[Update – Seeing as The King’s Speech just won the Oscar for Best Picture at the 83rd Annual Academy Awards, we though we’d re-run Germain’s rave review from November. Review starts after the jump.]
Everyone knows the American Film Institute as the people who do the 100 Years series. But they’re much more than that. They’re a worthy organization who work not only preserve great cinema but also to teach a new generation to make great cinema of their own. Also, each year in they host their own film festival called AFI Fest which, in the past two years, has distinguished itself from most other major film festivals by giving away all tickets for free.
The location of the festival is pretty special, too, especially for film fans. It’s located smack dab in the middle of Hollywood, so films play in some of the most famous movie theaters in the world. Take, for example, Friday night. I got to check out the highly buzzed about political period piece The King’s Speech in Grauman’s Chinese Theater, preceded by a tribute to not only director Tom Hooper, but stars Colin Firth and Geoffrey Rush too, who were all in attendance. It was a very special evening thanks in mostly in part to a fantastic film. Read the full review after the jump and check back over the course of the week for more coverage from AFI Fest.
Most people have a hard time believing money or power wouldn’t make them happy. We look at celebrities, politicians and billionaires and think their lives are perfect. Well, The King’s Speech debunks that myth and then some. It gloriously dramatizes one small flaw in an incredibly powerful man and shows how it simultaneously cripples and humanizes him.
Colin Firth plays Prince Albert, the second son of King George V of England, who we first meet as he’s about to address the entire world via radio for the first time. The year is 1925 so for the common person to actually hear a member of the royal family in their home is a big deal. But the Prince is nervous, hesitant. When he opens his mouth we realize why. The Prince stutters.
Flash forward some years and the Prince and his wife, played by Helena Bonham Carter, are still trying to cure the debilitating and embarrassing speech impediment. Finally, they happen upon Australian speech therapist Lionel Louge, played by Geoffrey Rush. A brash, confident and kind of goofy man, Logue’s personality immediately clashes with the Prince’s, but he produces results. The film continues from there.
The King’s Speech isn’t a straight forward doctor/patient relationship film, though. It disallows itself from going the simple In Treatment route because of the time period, film making and chemistry between the actors.
Historians know, and it’s not a major spoiler to reveal due to the film’s title, that Prince Albert – through some dramatic twists and turns – becomes King George VI, father of current Queen Elizabeth II, and that George was King during World War II. So, though the entire film is filled with moments of levity, it never forgets the inevitably that’s building in Germany. Plus, because of radio’s rising popularity at the time, it’s explained that Kings are becoming akin to actors and speech is of paramount importance. Those two truths permeate the film and create a unique level of subtextual tension in addition to the surface conflicts.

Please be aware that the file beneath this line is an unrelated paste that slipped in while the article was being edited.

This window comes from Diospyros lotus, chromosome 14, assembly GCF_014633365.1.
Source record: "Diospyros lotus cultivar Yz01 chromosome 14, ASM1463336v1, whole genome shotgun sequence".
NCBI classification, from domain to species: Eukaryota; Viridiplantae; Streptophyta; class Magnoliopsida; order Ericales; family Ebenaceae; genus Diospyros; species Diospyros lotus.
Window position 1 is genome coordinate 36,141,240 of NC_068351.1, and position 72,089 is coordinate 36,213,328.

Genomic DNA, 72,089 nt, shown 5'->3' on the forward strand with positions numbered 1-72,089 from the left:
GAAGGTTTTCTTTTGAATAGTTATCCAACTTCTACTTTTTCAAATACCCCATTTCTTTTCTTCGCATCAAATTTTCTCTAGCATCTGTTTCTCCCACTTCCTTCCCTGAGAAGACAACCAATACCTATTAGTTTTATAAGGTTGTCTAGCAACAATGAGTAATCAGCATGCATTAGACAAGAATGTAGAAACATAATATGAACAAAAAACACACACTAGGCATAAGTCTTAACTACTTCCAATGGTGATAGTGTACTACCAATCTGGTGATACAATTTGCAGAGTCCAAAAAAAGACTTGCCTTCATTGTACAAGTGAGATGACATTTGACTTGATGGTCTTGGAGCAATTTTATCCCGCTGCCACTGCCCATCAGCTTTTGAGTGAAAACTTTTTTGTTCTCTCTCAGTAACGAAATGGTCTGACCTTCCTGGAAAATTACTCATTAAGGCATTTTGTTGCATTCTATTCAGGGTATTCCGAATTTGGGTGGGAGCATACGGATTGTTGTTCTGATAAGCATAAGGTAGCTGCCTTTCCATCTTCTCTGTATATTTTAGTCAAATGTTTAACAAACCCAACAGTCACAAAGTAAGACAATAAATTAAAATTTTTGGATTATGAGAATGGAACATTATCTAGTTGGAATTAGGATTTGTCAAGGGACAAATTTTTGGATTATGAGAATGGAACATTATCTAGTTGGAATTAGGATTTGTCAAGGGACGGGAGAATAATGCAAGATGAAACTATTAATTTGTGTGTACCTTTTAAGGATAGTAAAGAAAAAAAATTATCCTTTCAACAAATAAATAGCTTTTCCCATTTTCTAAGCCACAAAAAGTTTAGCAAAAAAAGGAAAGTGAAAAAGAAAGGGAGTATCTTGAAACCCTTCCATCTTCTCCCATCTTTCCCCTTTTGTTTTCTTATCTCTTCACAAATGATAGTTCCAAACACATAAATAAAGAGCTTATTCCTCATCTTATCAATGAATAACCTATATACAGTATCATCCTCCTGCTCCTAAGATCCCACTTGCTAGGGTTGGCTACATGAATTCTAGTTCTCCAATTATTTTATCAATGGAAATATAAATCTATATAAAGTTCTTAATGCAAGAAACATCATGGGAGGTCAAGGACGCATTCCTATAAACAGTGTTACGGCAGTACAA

Tom Hooper’s direction also does several things that help distinguish The King’s Speech. His shooting style is incredibly varied, from long tracking Steadicam shots, to extreme close ups, to oddly composed medium shots where both characters are in the lower left hand corner of the frame. At times, these compositions are a bit off-putting, but they’re meant to be. They’re meant to bring the audience in and give the film a more personal touch. Hooper wants the audience to feel like they’re a fly on the wall of history, and flies rarely have the perfect view of the action. Also, the score by Alexandre Desplat is sublime. Melodic and lyrical, it’s used just enough to pace the film while also dictate its tone.
That tone, however, is mostly set by the radically different, yet perfectly symbiotic, performances not only of the two leads, but the impressive supporting cast as well. As George VI, Firth is stoic, stubborn and obviously self-conscious. His stutter seems effortless, his embarrassment devastating and his rising and falling emotions natural. Juxtapose that with Rush’s turn as Logue, which is hyper confident, humorous yet respectful, and the pair are perfect foils.
In addition, all the supporting roles, from Bonham Carter, to Guy Pearce as Edward VIII, Michael Gambon as George V, and Timothy Spall as Winston Churchill, make the most of limited screen time and provide a strong cultural basis to the main story. Of course, none of the performances or chemistry would have been possible without a snappy and insightful screenplay by David Seidler.
Filled with humor, history and heart, The King’s Speech is about being powerless over personal flaws and how dealing with a problem, however big or small, can define a person in history. It’s a tour de force of filmmaking that doesn’t feel like one because everything is so clean and simple, even when life isn’t.
The King’s Speech is scheduled for limited release November 26, right in prime Oscar season. And you can be sure it’ll be represented there in February. The Kodak Theater, after all, is right next door to Grauman’s Chinese.